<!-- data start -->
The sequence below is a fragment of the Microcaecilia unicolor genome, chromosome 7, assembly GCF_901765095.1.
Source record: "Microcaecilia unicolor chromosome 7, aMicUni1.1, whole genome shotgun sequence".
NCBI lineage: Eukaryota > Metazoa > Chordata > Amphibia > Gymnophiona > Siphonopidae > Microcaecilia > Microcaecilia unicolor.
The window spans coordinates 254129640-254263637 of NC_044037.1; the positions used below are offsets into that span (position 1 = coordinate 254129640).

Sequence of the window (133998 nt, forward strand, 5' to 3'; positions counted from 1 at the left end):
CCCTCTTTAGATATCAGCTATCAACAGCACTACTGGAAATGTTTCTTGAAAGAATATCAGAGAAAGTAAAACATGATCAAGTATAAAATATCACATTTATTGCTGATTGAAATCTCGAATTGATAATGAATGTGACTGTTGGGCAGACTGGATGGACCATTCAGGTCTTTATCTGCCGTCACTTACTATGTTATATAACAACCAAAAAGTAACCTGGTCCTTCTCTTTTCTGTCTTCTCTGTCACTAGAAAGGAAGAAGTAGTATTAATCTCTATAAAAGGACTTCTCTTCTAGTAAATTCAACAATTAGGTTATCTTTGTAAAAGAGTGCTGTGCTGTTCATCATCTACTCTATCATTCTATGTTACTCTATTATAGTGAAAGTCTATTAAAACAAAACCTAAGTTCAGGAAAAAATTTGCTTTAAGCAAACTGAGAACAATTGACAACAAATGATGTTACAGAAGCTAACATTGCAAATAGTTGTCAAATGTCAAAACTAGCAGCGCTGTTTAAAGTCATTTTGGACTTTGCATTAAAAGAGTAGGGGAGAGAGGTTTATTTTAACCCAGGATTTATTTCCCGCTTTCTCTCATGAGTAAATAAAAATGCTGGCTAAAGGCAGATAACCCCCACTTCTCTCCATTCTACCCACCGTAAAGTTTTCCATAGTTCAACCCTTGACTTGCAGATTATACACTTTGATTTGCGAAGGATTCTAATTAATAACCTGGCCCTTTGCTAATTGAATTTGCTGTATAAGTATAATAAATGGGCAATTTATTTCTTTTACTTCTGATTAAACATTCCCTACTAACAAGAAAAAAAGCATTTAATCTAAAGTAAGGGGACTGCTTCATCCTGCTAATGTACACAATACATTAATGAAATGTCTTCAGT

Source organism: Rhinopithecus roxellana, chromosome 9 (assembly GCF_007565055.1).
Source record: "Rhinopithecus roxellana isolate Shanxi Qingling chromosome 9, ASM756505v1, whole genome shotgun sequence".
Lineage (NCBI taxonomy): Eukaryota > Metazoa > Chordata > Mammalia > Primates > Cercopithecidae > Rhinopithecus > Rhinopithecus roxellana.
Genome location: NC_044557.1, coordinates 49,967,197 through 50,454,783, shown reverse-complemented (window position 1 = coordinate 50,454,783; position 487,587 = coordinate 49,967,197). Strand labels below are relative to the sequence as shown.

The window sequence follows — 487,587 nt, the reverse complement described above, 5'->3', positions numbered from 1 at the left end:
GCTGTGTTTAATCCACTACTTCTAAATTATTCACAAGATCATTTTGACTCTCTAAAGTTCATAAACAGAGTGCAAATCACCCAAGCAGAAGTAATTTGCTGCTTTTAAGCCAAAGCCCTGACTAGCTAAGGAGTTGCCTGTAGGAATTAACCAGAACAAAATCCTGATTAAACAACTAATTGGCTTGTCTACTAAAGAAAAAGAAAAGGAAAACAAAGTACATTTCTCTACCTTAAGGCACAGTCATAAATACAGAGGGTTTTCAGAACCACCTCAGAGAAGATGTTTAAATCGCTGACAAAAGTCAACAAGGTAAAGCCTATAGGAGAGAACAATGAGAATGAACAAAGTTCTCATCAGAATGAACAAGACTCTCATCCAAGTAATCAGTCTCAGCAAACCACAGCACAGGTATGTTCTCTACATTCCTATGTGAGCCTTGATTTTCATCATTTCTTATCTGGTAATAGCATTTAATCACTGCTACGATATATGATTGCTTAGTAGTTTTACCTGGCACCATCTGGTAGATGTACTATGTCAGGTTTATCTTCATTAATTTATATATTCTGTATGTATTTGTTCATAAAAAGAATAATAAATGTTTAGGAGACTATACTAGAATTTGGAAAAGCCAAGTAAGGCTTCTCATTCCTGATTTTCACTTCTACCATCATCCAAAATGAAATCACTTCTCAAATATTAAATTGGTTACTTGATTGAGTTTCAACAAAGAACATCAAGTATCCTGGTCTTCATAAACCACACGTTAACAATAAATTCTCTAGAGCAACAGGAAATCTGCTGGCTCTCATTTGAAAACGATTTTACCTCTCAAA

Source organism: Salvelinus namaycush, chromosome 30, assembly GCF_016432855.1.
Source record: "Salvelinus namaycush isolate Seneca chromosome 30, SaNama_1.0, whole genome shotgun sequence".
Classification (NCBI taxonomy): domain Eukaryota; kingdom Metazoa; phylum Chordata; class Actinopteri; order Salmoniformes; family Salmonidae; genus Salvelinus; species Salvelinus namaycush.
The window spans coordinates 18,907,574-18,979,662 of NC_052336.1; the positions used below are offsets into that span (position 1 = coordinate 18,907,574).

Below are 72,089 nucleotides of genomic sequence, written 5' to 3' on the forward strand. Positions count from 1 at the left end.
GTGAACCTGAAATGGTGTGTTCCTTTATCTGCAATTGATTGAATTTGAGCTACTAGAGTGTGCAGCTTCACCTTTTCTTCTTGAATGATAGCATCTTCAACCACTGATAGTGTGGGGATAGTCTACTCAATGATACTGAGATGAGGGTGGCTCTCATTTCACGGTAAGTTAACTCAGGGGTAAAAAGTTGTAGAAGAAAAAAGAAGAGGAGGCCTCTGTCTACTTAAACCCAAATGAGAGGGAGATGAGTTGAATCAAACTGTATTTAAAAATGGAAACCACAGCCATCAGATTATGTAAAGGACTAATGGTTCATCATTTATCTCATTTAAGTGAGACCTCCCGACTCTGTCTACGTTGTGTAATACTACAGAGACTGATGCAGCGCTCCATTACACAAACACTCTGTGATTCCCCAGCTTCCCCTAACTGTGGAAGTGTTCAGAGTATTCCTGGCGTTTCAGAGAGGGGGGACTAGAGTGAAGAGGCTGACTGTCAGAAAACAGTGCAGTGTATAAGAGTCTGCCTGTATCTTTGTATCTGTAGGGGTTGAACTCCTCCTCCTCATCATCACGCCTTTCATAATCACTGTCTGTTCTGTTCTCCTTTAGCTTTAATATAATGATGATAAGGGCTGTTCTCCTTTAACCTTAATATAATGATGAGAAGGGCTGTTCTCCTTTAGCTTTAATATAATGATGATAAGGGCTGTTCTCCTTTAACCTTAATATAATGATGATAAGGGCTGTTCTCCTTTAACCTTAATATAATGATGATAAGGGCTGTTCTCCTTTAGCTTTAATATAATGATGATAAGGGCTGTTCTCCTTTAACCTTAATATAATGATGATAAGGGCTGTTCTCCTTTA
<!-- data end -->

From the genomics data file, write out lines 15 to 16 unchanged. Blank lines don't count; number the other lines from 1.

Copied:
Classification (NCBI taxonomy): domain Eukaryota; kingdom Metazoa; phylum Chordata; class Actinopteri; order Salmoniformes; family Salmonidae; genus Salvelinus; species Salvelinus namaycush.
The window spans coordinates 18,907,574-18,979,662 of NC_052336.1; the positions used below are offsets into that span (position 1 = coordinate 18,907,574).